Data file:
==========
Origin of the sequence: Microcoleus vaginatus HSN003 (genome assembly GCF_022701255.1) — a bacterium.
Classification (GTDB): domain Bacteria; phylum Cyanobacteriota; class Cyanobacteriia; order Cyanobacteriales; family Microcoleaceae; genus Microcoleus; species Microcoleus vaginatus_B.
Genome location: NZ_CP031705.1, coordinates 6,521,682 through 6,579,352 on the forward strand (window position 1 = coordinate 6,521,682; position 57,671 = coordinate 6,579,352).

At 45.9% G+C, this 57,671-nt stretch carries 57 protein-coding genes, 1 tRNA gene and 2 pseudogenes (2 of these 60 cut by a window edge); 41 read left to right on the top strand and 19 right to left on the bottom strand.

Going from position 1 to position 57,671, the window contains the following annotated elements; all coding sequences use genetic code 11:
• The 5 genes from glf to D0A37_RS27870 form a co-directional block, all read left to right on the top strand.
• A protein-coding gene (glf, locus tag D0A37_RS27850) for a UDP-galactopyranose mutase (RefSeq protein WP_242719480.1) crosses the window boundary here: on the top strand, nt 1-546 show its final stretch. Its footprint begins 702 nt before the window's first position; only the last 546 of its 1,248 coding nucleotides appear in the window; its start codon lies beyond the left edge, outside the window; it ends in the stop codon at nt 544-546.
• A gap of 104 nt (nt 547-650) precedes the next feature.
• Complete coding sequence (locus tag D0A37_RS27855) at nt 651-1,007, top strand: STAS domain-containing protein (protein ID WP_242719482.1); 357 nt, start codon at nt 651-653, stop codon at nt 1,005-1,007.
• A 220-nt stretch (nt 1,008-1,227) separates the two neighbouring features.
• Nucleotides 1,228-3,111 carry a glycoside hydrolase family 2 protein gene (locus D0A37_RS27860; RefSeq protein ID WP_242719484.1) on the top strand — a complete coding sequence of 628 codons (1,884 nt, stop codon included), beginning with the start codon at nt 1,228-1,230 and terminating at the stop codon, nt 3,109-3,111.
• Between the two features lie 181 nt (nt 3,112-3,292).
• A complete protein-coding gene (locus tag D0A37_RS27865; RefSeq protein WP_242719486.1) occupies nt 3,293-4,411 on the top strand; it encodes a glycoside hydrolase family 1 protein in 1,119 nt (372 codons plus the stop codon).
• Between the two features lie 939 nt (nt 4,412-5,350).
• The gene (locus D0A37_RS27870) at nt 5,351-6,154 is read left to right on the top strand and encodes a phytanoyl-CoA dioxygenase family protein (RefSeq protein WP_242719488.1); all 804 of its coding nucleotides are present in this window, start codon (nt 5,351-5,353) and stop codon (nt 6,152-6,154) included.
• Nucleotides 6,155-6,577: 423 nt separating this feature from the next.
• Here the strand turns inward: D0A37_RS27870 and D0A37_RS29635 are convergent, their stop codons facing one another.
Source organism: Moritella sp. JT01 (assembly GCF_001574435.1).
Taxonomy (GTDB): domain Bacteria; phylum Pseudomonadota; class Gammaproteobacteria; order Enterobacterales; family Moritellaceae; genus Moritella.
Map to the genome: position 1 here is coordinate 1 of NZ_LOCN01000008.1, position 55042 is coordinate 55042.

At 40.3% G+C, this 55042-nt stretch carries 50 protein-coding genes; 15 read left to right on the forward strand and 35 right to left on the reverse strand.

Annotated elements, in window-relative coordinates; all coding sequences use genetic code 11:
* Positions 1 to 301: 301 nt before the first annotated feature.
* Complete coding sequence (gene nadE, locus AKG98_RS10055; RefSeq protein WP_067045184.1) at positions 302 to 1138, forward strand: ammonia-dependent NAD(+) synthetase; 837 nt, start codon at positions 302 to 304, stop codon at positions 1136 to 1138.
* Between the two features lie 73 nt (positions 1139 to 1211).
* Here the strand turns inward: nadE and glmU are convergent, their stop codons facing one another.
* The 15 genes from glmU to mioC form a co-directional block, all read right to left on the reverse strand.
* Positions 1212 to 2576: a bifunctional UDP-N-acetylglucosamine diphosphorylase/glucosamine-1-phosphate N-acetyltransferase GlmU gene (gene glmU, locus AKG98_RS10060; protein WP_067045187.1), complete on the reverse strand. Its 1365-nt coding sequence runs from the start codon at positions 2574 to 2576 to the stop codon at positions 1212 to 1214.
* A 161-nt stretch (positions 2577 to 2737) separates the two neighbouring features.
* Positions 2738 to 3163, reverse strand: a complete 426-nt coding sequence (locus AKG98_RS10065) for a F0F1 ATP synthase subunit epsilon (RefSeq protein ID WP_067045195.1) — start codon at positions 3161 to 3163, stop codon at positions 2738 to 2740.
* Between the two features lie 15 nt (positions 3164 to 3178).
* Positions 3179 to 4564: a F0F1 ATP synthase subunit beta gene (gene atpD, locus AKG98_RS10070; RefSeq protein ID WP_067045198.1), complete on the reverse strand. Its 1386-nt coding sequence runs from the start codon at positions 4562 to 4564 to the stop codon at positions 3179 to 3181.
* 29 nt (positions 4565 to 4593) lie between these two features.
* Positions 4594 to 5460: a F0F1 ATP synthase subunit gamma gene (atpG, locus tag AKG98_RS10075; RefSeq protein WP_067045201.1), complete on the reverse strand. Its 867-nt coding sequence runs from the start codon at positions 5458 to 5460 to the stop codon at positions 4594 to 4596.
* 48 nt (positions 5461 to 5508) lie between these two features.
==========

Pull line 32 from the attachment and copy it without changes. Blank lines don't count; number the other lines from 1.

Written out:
* Positions 3179 to 4564: a F0F1 ATP synthase subunit beta gene (gene atpD, locus AKG98_RS10070; RefSeq protein ID WP_067045198.1), complete on the reverse strand. Its 1386-nt coding sequence runs from the start codon at positions 4562 to 4564 to the stop codon at positions 3179 to 3181.